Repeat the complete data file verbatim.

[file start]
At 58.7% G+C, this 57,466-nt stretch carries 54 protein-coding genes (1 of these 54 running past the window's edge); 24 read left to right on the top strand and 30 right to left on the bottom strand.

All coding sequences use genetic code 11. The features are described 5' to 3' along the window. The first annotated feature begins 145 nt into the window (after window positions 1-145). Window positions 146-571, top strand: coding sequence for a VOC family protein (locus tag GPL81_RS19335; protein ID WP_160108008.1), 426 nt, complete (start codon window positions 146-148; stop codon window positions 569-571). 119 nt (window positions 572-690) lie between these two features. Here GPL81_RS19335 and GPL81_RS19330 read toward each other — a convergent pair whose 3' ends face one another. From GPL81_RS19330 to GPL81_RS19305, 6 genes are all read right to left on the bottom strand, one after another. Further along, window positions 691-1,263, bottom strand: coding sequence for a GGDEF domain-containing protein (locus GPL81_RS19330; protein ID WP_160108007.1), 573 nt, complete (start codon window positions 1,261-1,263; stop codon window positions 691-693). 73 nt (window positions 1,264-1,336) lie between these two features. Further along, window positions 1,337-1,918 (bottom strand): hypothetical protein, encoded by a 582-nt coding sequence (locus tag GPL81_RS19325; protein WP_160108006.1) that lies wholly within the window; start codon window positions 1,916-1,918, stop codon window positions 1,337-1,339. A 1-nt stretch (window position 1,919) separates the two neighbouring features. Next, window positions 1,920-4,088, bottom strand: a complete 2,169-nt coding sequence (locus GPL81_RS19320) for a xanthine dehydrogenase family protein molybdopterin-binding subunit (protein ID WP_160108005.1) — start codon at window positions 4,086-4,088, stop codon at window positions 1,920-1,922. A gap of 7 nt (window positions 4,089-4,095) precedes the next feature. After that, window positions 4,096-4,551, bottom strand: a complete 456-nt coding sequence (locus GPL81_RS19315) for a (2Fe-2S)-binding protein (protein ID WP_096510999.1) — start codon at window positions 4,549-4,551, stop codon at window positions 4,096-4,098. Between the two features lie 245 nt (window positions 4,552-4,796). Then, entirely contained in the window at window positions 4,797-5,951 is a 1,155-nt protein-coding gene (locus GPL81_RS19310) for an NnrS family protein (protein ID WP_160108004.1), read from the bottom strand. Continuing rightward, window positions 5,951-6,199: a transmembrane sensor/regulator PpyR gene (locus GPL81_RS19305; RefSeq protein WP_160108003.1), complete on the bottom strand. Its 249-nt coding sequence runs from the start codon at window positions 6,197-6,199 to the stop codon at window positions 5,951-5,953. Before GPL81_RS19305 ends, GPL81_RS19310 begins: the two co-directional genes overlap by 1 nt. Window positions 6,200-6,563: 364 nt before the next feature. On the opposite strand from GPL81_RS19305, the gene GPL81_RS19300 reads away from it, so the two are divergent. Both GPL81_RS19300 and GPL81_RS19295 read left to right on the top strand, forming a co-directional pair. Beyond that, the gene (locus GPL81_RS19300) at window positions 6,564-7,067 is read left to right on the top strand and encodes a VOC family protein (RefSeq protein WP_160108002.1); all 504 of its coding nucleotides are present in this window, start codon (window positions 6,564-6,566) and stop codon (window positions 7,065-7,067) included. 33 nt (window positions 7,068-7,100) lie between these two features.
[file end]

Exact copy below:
At 58.7% G+C, this 57,466-nt stretch carries 54 protein-coding genes (1 of these 54 running past the window's edge); 24 read left to right on the top strand and 30 right to left on the bottom strand.

All coding sequences use genetic code 11. The features are described 5' to 3' along the window. The first annotated feature begins 145 nt into the window (after window positions 1-145). Window positions 146-571, top strand: coding sequence for a VOC family protein (locus tag GPL81_RS19335; protein ID WP_160108008.1), 426 nt, complete (start codon window positions 146-148; stop codon window positions 569-571). 119 nt (window positions 572-690) lie between these two features. Here GPL81_RS19335 and GPL81_RS19330 read toward each other — a convergent pair whose 3' ends face one another. From GPL81_RS19330 to GPL81_RS19305, 6 genes are all read right to left on the bottom strand, one after another. Further along, window positions 691-1,263, bottom strand: coding sequence for a GGDEF domain-containing protein (locus GPL81_RS19330; protein ID WP_160108007.1), 573 nt, complete (start codon window positions 1,261-1,263; stop codon window positions 691-693). 73 nt (window positions 1,264-1,336) lie between these two features. Further along, window positions 1,337-1,918 (bottom strand): hypothetical protein, encoded by a 582-nt coding sequence (locus tag GPL81_RS19325; protein WP_160108006.1) that lies wholly within the window; start codon window positions 1,916-1,918, stop codon window positions 1,337-1,339. A 1-nt stretch (window position 1,919) separates the two neighbouring features. Next, window positions 1,920-4,088, bottom strand: a complete 2,169-nt coding sequence (locus GPL81_RS19320) for a xanthine dehydrogenase family protein molybdopterin-binding subunit (protein ID WP_160108005.1) — start codon at window positions 4,086-4,088, stop codon at window positions 1,920-1,922. A gap of 7 nt (window positions 4,089-4,095) precedes the next feature. After that, window positions 4,096-4,551, bottom strand: a complete 456-nt coding sequence (locus GPL81_RS19315) for a (2Fe-2S)-binding protein (protein ID WP_096510999.1) — start codon at window positions 4,549-4,551, stop codon at window positions 4,096-4,098. Between the two features lie 245 nt (window positions 4,552-4,796). Then, entirely contained in the window at window positions 4,797-5,951 is a 1,155-nt protein-coding gene (locus GPL81_RS19310) for an NnrS family protein (protein ID WP_160108004.1), read from the bottom strand. Continuing rightward, window positions 5,951-6,199: a transmembrane sensor/regulator PpyR gene (locus GPL81_RS19305; RefSeq protein WP_160108003.1), complete on the bottom strand. Its 249-nt coding sequence runs from the start codon at window positions 6,197-6,199 to the stop codon at window positions 5,951-5,953. Before GPL81_RS19305 ends, GPL81_RS19310 begins: the two co-directional genes overlap by 1 nt. Window positions 6,200-6,563: 364 nt before the next feature. On the opposite strand from GPL81_RS19305, the gene GPL81_RS19300 reads away from it, so the two are divergent. Both GPL81_RS19300 and GPL81_RS19295 read left to right on the top strand, forming a co-directional pair. Beyond that, the gene (locus GPL81_RS19300) at window positions 6,564-7,067 is read left to right on the top strand and encodes a VOC family protein (RefSeq protein WP_160108002.1); all 504 of its coding nucleotides are present in this window, start codon (window positions 6,564-6,566) and stop codon (window positions 7,065-7,067) included. 33 nt (window positions 7,068-7,100) lie between these two features.